Oliver North (former NRA president) blames recent mass shootings on “driving God out of our culture”

This won’t be the only time we hear the argument that “driving god out of our culture” is the reason for gun violence as awful as what we saw in Uvalde, Tx.

Yet this very argument is what drives the argument for God further and further from validity.

The argument that’s used to define God is that he’s everywhere all the time. And if he’s not praised by human lips, the mountains will praise him. God/Jesus himself made this very declaration.

So if he’s everywhere all the time and something somewhere is giving him praise, he shouldn’t be so insecure as to stand with arms crossed in a classroom in Uvalde Texas while 19 children are filled with bullets and bleed all over their best friends.

Every time a 2nd Amendment “Christian” makes this argument for “we need more God in our culture” is taking his/her/their argument and flushing it down the toilet.

We get it. Some people want more God in culture. And the calls for more God trump all other calls, because the dude who’s not there, who is all powerful and all knowing and all loving and supreme justice and created the ENTIRE universe needs more attention or he’ll keep America wailing, because we deserve violence against children … so He can finally get the praise he deserves.

Sounds so good I might convert back to the flock.


This newsletter has a section on how social media distorts reality. I would submit that — what’s more — a person’s media diet also distorts reality when that diet is engorged with the same sources hourly/daily.

That diet is also sourced by environment, of which, I am not immune.

But social media is actively destroying relationships and bonds that otherwise would not be dissolved.

I’ve deleted all social media apps from my phone, which basically helps me consume them less. I’ve also turned to creative newsletters from people who don’t concentrate all their efforts on one topic, but many topics with varieties of sources. This formula is how I like to find recipes for meals, and how I determine what I will cook.

Limiting my time on social media has freed up my mind and body for working out, reading more, and watching a variety of films that I wouldn’t have seen otherwise, because I was too triggered by algorithmic emotional responses.

Here are some standouts from the list of eight:

  • The Information Flooding Distortion 🤯 happens as algorithms and bots flood or curate the information users see based on their likelihood to engage with it, resulting in users believing that what is popular (e.g., hashtags, comments, trends) is public consensus, when in fact it can also be manipulated distortion.
  • The Moral Outrage Distortion 😱 occurs when engagement-maximizing algorithms amplify emotionally charged, moralizing content. This results in polarization, mischaracterizations of “the other side,” and the perception of more moral outrage around us than there really is.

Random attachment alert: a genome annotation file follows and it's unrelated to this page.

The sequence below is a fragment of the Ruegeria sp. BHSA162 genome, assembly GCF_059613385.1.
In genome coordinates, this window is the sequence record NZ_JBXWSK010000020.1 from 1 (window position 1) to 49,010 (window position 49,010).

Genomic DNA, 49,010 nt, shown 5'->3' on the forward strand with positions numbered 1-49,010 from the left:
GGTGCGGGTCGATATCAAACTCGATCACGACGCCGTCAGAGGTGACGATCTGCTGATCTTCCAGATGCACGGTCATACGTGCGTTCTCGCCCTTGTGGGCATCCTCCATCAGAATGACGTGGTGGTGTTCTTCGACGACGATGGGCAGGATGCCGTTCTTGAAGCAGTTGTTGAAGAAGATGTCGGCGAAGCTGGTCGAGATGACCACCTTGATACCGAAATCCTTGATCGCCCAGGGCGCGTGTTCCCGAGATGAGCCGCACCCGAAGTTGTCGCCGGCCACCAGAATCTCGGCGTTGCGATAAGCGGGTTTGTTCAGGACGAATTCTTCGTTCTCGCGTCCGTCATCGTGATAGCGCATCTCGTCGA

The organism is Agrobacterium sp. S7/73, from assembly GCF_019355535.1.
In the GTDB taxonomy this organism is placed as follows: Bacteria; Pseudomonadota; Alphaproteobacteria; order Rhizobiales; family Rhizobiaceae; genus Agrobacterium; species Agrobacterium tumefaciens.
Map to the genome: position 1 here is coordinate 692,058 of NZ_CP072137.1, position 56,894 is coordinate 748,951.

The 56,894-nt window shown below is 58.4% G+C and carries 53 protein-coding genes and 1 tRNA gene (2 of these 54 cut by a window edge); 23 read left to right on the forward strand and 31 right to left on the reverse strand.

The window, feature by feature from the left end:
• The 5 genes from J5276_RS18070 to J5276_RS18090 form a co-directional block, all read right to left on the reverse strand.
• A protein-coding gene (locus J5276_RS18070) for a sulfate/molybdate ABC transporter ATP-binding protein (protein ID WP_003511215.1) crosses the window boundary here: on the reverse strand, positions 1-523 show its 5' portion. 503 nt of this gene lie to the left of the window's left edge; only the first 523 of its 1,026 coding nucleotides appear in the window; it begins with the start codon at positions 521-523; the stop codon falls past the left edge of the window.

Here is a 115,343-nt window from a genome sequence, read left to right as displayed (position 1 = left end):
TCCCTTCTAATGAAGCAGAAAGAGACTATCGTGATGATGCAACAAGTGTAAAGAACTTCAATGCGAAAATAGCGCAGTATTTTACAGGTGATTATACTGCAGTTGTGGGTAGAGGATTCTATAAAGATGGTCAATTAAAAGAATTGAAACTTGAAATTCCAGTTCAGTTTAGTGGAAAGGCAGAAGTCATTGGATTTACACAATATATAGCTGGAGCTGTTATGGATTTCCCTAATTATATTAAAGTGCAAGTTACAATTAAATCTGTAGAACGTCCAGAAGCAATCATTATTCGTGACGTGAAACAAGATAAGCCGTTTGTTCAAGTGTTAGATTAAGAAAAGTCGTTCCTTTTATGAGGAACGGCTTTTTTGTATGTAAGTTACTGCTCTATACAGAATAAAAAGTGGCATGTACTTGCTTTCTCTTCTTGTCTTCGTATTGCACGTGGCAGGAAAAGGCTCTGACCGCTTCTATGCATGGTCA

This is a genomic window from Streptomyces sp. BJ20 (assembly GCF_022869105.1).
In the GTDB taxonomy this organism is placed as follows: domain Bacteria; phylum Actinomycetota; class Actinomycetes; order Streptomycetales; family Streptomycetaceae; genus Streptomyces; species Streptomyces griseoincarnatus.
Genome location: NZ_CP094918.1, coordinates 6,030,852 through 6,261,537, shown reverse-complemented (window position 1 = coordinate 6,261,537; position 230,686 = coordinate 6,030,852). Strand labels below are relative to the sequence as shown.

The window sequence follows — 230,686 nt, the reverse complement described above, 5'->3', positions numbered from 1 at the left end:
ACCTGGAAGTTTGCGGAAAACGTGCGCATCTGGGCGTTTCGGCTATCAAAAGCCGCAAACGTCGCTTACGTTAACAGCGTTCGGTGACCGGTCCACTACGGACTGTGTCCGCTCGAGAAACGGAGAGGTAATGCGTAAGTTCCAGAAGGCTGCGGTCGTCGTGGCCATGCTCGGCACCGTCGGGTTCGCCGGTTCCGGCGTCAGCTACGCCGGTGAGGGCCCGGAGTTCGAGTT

• The Anti-Journalism Distortion 🚫 is created as social media platforms force reputable news organizations to compete in an environment that rewards clickbait headlines and polarizing rhetoric resulting in less thoughtful, less nuanced reporting.

oh how times have changed

Back in my day, I could walk in a store with $25 USD and walk out with 6 porterhouse steaks, 2 chickens, a case of beer, 5 bottles of wine, 2 loaves of bread and a gallon of milk. Can’t do that today. Too many fucking cameras.

Thought-terminating clichés

A while back, I saw the above screen capture of a tweet, and saved it to my desktop. It resonated with me in a deep way. It reads:

I learned yesterday that there’s a term for phrases like, “It is what is is,” and “It’s in God’s hands,” “YOLO,” etc–things meant to short-circuit cognitive dissonance & end discussion. They’re called “Thought-Terminating Clichés” and I haven’t stoped thinking about that phrase since.

Throughout the time it took me to deconstruct from religion, I sincerely tried to talk to people who were older, wizened and were supposed to have answers to my questions. They’re the ones who spent decades reading and researching Christianity, listening to all the arguments to counter atheism/disbelief and to validate their stances.

But no person of faith, no matter what the status of divinity school pastor to enthusiast could defend my questions with answers, just these thought-terminating clichés. You can read more about them here.

Continue reading “Thought-terminating clichés”

a quote, repeated

“Let yourself really fail once in a while – not some tiny little mistakes here and there, but big, glaring, confidence-shaking, dark-night-of-the-soul-inducing failures. Understand that no one simply coasts from achievement to achievement. The most accomplished people in the world fail and fail big. That’s how they learn so much, grow so quickly, and become so interesting and wise.”

– Michelle Obama

Sixteen year old Elif Bilgin turned banana peels into a bioplastic

After two years of research, experiments, and failed trials, 16-year-old Elif Bilgin developed a new process for turning banana peels into a non-decaying bioplastic, a more eco-friendly alternative to petroleum-based plastics. 

Of the process, she jokes, “but hey, even Thomas Edison said, ‘I have not failed. I have just found 10,000 ways that won’t work.’”

In this Henry Ford’s Innovation Nation video, host Mo Rocca talks with Bilgin about her project. She also explains the concept in the presentation video below:

“The reason why I anticipated that the banana peel could be used in the production of plastic is that it contains starch which is the key ingredient in the production of bioplastic.”